4) Do you still have the notebooks? Do you revisit them often (other than for book reference)?
I still have the notebooks and I revisit them now when trying to help other parents and caregivers. My son Mattie, 15, also has challenges, and I ‘compare” notes from time to time when I am trying to get additional services for him.
5) What do you consider to have been your biggest challenge in the past? Now?
My focus with my children is and has always been making them feeling good about themselves and others. I truly believe nurturing positive self-esteem and self-worth within our youth, developmentally challenged or not, should be at the top of every parent’s and caregiver’s list. Healthy self-esteem is essential for success in every area of life. It is one of the most dynamic variables that will influence the outcome of a person’s perceptions and opinions of themselves and of others, as well as feelings, thoughts, interests, and abilities.
For Joey, as he grew more aware of his differences, his self-esteem plummeted. I quickly learned by giving Joey small responsibilities around the house, his self-esteem began to rebuild. Tasks like putting his toys away—though very challenging for me—when finally accomplished, made him feel good that he contributed.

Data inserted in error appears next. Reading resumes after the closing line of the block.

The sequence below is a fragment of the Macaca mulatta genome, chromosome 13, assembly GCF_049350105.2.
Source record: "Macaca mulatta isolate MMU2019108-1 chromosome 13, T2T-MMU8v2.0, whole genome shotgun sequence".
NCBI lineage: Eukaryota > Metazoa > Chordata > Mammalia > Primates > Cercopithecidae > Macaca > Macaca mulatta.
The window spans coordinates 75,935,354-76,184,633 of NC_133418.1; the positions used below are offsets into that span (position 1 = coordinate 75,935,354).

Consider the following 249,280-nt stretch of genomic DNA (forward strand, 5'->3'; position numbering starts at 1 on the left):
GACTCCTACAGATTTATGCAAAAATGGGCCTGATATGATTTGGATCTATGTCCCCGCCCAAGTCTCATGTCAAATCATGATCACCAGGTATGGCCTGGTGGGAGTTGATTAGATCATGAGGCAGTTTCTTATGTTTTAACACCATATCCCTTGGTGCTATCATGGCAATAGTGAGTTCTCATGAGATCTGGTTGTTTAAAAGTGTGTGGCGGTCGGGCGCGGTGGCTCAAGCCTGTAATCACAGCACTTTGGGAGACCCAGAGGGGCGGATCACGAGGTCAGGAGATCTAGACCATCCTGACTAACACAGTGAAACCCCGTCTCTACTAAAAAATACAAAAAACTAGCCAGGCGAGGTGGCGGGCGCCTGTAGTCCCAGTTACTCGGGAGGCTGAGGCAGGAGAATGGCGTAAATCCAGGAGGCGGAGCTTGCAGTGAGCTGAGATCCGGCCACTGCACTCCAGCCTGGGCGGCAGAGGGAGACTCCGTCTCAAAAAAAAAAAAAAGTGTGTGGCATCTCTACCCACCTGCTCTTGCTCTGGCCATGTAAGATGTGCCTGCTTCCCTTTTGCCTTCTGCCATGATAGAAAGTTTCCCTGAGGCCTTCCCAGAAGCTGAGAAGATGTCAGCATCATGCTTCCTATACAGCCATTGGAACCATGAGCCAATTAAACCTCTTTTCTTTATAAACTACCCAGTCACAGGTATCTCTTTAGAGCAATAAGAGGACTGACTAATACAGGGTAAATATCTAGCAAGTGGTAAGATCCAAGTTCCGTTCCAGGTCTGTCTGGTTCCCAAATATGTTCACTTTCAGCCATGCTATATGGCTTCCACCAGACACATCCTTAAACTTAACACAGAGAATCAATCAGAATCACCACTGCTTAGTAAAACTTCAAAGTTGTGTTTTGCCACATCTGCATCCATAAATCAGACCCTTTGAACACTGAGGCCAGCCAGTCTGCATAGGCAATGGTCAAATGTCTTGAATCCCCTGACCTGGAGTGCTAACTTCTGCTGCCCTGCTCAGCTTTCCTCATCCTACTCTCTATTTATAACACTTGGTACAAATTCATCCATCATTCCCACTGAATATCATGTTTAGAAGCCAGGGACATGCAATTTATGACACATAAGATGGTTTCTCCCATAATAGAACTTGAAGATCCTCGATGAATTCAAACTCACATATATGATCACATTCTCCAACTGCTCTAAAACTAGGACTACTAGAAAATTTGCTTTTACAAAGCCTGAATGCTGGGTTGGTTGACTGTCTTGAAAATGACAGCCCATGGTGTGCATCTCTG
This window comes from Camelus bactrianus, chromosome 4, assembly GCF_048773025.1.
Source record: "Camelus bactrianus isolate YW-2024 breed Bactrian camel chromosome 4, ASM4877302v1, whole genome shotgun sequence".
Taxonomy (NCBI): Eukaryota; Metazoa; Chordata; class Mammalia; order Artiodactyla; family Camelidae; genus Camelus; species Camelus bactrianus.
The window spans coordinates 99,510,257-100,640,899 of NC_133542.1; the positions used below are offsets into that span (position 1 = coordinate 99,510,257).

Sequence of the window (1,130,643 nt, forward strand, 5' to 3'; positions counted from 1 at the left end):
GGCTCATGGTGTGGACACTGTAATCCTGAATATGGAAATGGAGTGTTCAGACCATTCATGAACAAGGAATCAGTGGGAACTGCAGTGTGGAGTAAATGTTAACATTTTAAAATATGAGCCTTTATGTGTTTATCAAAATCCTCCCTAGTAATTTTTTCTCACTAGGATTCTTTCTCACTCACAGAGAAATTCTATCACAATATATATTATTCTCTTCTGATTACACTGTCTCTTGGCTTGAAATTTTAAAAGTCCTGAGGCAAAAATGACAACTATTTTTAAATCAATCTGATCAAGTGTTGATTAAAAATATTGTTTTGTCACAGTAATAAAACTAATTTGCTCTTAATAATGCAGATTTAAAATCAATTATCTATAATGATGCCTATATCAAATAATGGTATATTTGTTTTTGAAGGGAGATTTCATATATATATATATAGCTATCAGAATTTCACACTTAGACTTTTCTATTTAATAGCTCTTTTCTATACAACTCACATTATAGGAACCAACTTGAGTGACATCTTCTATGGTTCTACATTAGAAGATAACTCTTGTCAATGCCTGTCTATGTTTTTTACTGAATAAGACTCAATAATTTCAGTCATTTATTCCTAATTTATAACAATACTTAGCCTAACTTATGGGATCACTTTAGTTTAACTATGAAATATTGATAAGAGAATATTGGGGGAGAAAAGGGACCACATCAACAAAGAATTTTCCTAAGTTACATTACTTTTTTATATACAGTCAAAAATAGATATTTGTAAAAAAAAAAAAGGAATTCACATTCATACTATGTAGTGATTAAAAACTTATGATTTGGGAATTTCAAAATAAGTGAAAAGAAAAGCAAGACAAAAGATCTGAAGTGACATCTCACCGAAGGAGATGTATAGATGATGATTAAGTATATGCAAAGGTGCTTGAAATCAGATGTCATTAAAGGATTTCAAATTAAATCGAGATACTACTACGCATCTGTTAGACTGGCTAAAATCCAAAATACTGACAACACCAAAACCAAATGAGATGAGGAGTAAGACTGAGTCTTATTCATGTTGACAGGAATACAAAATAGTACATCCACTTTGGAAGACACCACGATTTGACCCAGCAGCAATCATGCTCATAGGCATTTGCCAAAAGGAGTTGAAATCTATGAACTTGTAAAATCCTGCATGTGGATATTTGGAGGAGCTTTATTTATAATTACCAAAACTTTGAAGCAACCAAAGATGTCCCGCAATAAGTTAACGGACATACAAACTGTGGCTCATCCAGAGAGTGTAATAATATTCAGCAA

Today, as a single mom and sole custody of my son Mattie, 15, I am constantly looking for ways to build Mattie’s confidence and for him to feel good about himself as a person and young man. It can be very challenging at times as I can’t ‘fill’ the shoes a dad could—but I have learned ways that I can still make a positive difference in his life.
6) What do you consider to be your biggest joy or blessing?
My two sons, Joey and Mattie
7) What is the best resource you have found for staying sane, or coping?
When Joey was 7 years old, I started running. I had never run in high school or college, but I needed a healthy release. It turned out to be my savior and in 2000 I ran the Boston Marathon for Judge Baker’s Children Center in Boston, MA. It felt good to give back. Since then I have run 2 more marathons and 13 half-marathons, all for various causes relating to children.
8 ) What do you want parents and caregivers to come away with from “Step Ahead of Autism”?
I want parents and caregivers to learn to trust themselves and their instincts more. I want them to ‘step-back’ and observe their child when they need to and ‘step-forward’ and advocate for their child when their child needs them.
Parents and caregivers play an enormous role in their child’s outcome. I want them to embrace the power and strength they have within and step into the driver’s seat with a positive attitude and aspiring outlook.
9) Where can readers purchase your book?
10) Will you be working on additional books for the future?
Yes. I am already working on a book about divorce among specials needs families and the steps parents need to take to boost their child’s self-esteem while trying to regain their own.
11) What is the best way for parents / caregivers to contact you?
They can email me at firstname.lastname@example.org. The can also get my latest schedule at www.alleviateautism.com and sign-up for my free newsletter.